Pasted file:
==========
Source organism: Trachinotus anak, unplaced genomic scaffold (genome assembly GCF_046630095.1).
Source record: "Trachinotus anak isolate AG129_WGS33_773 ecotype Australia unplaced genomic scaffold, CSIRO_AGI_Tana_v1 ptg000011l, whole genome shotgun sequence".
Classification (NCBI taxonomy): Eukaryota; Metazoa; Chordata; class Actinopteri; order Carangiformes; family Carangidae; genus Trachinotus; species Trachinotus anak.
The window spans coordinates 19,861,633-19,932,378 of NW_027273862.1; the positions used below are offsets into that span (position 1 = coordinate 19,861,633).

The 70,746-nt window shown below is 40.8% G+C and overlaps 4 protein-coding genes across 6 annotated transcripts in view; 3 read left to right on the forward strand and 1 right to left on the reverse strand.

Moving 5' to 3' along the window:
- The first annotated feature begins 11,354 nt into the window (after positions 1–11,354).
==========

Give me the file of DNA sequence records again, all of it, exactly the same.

Source organism: Trachinotus anak, unplaced genomic scaffold (genome assembly GCF_046630095.1).
Source record: "Trachinotus anak isolate AG129_WGS33_773 ecotype Australia unplaced genomic scaffold, CSIRO_AGI_Tana_v1 ptg000011l, whole genome shotgun sequence".
Classification (NCBI taxonomy): Eukaryota; Metazoa; Chordata; class Actinopteri; order Carangiformes; family Carangidae; genus Trachinotus; species Trachinotus anak.
The window spans coordinates 19,861,633-19,932,378 of NW_027273862.1; the positions used below are offsets into that span (position 1 = coordinate 19,861,633).

The 70,746-nt window shown below is 40.8% G+C and overlaps 4 protein-coding genes across 6 annotated transcripts in view; 3 read left to right on the forward strand and 1 right to left on the reverse strand.

Moving 5' to 3' along the window:
- The first annotated feature begins 11,354 nt into the window (after positions 1–11,354).